As a part of our ongoing Nepal Food Series, we are at Bhaktapur or the City of Devotees to explore its unique food traditions. It is named so as it has three major squares full of towering pagoda-style temples that boast of some of the finest religious architecture in the country. The remarkable structures- with exquisite wood carvings and metal craft- pervading the cityscape, transported us to ancient times. Moreover, the car-free city center is a happening spot teeming with tourists and locals. As you stroll down the street, you discover how art and craft occupy a significant place in the culture of Bhaktapur.
In this gastronomic exploration, we are joined by our foodie host Kamal Bhatta who has deep knowledge about the culture and traditions of this place. The dishes available here on the streets is mostly Newari food. Come let’s see what all did we try.
Before starting for Bhaktapur, we relished some popular street-side breakfast items at the main marketplace in Kathmandu. We bought some Gwaramari (round, fried sweet bread), Malpua, Sel Roti (ring-shaped, sweet rice bread), Jerry (similar to Jalebi), and Swaari (thin, soft puri). These were accompanied by milky tea just like the locals prefer. The most delightful thing about the eating experience was witnessing them being prepared fresh. The dishes were simple, familiar but yummy and filling.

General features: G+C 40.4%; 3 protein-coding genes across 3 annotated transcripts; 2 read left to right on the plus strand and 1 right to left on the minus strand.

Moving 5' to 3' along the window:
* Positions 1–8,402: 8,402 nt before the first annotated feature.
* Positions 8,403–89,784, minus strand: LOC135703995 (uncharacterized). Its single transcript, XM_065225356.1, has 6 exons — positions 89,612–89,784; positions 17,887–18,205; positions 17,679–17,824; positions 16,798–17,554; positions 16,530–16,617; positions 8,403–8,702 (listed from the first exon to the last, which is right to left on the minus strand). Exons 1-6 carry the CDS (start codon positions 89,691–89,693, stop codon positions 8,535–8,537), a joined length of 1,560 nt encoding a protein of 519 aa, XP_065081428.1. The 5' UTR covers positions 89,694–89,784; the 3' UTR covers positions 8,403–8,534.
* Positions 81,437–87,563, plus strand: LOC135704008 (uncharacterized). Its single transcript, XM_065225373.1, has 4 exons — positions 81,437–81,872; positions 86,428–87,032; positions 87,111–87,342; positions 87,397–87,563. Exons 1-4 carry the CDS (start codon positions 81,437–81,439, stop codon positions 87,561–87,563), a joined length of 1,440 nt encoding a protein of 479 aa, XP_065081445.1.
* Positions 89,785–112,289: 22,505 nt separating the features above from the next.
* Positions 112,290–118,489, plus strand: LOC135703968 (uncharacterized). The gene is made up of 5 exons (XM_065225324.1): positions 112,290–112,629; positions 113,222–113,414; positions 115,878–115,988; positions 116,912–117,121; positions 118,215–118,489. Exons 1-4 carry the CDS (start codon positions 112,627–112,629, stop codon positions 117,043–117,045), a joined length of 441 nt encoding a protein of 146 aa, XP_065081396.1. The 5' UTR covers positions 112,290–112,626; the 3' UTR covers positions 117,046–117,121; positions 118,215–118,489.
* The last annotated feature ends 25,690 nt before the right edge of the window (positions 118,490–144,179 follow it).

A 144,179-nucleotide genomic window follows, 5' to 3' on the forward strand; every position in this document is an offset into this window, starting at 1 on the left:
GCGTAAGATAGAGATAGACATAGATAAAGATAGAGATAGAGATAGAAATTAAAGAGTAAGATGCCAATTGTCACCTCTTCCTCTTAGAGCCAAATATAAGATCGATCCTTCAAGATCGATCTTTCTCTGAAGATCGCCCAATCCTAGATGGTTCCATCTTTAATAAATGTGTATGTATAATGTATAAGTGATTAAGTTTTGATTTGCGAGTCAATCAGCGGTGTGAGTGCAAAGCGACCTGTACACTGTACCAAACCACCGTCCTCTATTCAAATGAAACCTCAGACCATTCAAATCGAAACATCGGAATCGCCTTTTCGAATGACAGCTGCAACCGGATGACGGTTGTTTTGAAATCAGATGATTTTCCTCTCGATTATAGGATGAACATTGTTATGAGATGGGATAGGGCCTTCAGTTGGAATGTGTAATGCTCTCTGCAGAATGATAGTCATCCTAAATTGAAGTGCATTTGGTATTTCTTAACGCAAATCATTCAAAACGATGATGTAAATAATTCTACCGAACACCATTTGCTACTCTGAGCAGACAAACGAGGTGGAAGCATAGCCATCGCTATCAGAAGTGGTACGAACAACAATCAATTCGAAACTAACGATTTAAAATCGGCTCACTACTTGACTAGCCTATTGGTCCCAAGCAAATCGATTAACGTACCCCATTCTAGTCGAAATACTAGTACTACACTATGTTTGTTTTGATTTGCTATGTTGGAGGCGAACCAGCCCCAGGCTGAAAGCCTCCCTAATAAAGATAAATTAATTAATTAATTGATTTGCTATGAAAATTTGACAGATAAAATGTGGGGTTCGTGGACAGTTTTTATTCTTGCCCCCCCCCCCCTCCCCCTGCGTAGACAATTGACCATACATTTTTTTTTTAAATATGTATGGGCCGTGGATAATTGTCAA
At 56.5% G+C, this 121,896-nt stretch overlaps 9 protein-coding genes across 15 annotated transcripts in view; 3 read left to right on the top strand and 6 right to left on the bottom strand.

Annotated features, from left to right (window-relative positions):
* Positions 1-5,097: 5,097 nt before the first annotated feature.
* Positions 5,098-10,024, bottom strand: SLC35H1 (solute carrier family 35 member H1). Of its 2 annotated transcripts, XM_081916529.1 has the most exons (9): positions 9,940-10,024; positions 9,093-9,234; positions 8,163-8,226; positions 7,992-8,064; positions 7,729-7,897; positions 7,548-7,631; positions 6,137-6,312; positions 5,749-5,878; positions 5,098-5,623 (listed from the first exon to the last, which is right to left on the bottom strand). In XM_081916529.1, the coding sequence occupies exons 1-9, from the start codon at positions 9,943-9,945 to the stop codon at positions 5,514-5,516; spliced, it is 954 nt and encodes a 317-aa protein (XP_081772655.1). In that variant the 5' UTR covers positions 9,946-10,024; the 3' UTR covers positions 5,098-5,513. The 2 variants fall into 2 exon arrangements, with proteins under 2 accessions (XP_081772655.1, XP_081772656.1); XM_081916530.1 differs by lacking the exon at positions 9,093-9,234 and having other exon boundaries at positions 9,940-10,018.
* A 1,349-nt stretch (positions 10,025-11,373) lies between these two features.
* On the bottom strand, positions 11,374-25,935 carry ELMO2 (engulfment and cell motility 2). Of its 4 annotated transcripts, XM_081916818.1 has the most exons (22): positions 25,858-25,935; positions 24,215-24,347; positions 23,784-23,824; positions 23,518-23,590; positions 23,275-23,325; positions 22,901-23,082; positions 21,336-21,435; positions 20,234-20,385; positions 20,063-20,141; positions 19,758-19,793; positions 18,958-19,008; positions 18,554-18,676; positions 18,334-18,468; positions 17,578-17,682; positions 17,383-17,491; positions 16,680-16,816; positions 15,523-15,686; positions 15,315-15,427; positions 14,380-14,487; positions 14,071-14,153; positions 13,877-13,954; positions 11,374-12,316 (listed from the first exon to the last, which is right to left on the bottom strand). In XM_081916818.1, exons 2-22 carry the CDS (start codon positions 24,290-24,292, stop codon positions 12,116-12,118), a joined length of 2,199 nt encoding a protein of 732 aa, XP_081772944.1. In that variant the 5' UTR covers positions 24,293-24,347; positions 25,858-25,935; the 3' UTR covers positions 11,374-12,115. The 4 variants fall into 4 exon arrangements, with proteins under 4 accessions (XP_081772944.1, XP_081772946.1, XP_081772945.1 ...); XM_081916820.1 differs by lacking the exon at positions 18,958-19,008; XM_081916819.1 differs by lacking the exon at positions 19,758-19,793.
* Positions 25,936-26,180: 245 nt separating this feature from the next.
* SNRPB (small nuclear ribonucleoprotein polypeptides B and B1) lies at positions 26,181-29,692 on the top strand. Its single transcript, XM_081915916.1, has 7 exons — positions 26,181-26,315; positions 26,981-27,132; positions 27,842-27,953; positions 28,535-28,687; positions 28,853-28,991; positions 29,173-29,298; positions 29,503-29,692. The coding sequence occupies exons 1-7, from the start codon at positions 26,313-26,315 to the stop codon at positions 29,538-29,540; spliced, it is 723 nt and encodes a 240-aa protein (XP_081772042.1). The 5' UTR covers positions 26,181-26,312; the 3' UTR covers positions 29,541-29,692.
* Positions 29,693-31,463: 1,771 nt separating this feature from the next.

On reaching Bhaktapur, we embarked on a pleasant stroll down the lanes of this heritage city in search of yummy food. Our first stop was a sweet shop where we tried Balbara and Gudpak. The first one is a sweet, crisp, deep-fried, sugar-glazed flatbread while the second one is a traditional fudge-like sweet made with khoya, gond, ghee, nuts, etc.
Next, we passed by another sleepy lane where people-kids, young and old-were relaxing on the raised verandah of the traditional buildings, to have fresh and hot aloo chop or potato fritters. We loved the mildly spiced fritters that were served with a spicy chutney.
Our next food destination was an eatery at Kamalvinayak, whose Choila, Thon, and Aloo Tama are quite popular with the locals. Choila which is a meat-based appetizer was lip-smacking. No wonder it effortlessly complimented the traditional rice-based alcoholic drink Thon or Chyang. Aloo Tama, a delicious curry made with potatoes, bamboo shoots, black-eyed peas, etc. was delicious too.
After that, we went to try the famous Juju Dhau or the iconic ‘King Curd’ which is one of the must-try delicacies in the region. We were bowled over by the thick, luscious, velvety, and creamy texture of this buffalo milk curd.
Our last food destination was Bhetghat restaurant in Kathmandu which serves a very special meat dish called Taas. The crisp and tender shallow fried meat pieces are eaten with puffed rice and radish pickles.